Siege of Boston
Siege of Boston can be defined as the military phase that began or opened the American Revolutionary war. This siege took place between 19th April 1775 and 17th March 1776. During this time, the militiamen from the New England prevented the land movement of the British Army that was garrisoned in what at that time was the Peninsular Boston city, Massachusetts. The two sides had personnel and resource supply issues to deal with at the time of the siege. British reinforcement and resupply activities had the limitation of sea access. However, the British sailed to the Nova Scotia abandoning Boston after a siege that lasted for eleven months.
Causes of the Siege of Boston
For over a decade before the beginning of the American Revolutionary War, there was building tensions between the British authorities and the American colonists. The British government had made attempts to tax colonies in order to raise revenue but this was protested against by many colonists. The colonists resented the absence of representation in the parliament and they demanded equal rights with the other subjects of the British authorities. In 1770, violence broke out due to colonial resistance when the British soldiers fired at colonists’ mob killing 5 men. This came to be called the Boston Massacre.
In December 1773, a Bostonians band boarded the British ships dressed like Indians and dumped hundreds of tea chests at the Boston Harbor. This led to the passing of measures for reasserting imperial authority by the outraged parliament. In response, colonial delegates met in September 1774 in Philadelphia to voice their grievances. The Continental Congress, which was the first one, denounced absence of representation yet they were being taxed and the presence of British army within the colonies yet their consent had not been sought about the issue.
The congress issued a declaration that every citizen has rights to liberty, life, property, trial and assembly. It was also voted that the congress would meet in May 1775 in order to determine the further action to take. However, there was already violence going on at the time of the meeting of the congress. On 19th April, there was a clash between the local militiamen and British soldiers in Concord and Lexicon. This marked the initial shots that were fired during the American Revolutionary War.
Where the siege happened and who it affected
The siege happened in Boston where the American militiamen contained the British troops effectively and to some extent, in the Peninsula of Charleston after the Battle of Bunker Hill. The siege affected the Provincial, or American armed forces, initially known as the New England Army after their establishment in 19th April 1775 before becoming part of a Continental Army that was formed in June 1775. The siege also affected residents who were moved from Boston. Some Loyalists were also affected because they were moved to town. People who remained in the area faced harsh conditions despite the Boston Harbor being patrolled by the British. There were dwindling provisions due to limited supplies.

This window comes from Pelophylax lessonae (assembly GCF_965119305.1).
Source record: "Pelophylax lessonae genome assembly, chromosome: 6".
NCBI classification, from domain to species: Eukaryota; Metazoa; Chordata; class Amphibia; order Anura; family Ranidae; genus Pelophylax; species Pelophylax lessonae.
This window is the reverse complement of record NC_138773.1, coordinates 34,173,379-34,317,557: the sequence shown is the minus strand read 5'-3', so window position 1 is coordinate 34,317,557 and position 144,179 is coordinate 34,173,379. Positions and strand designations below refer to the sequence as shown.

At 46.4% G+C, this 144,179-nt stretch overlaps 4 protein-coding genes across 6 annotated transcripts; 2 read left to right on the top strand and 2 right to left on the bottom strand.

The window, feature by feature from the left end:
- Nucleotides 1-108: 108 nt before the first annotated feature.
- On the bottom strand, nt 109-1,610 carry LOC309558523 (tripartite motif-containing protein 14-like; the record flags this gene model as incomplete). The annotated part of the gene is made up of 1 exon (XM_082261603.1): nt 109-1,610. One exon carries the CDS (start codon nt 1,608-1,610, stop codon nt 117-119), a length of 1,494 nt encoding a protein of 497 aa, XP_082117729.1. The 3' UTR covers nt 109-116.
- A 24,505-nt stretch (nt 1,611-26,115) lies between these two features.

How the siege of Boston was addressed
The siege persisted until Dorchester Heights was fortified after being seized by the Continental Army’s commander, George Washington, on 4th March 1776. Dorchester Heights is located outside Boston and it was seized at night. The expedition that captured Dorchester Heights used artillery and it was under the leadership of Henry Knox. From Crown Point and Fort Ticonderoga, Washington forces targeted the British ships cannons that were anchored at the harbor. The forces forced the British to abandon Boston on 17th March.
Although General Howe, the leader of British troops, had considered continuing the assault, he opted to retreat after considering the events of Bunker Hill. British troops realized that they could not mount effective defense because they were surrounded by the American forces. They made a proposal to Washington that he allow them to leave Boston without causing destruction. In return, Washington had to ensure that the British were not attacked while leaving Boston. Washington agreed to their proposal and the British troops sailed away bringing the siege to an end. Americans regained Boston and kept it during the entire period of the American Revolutionary War.
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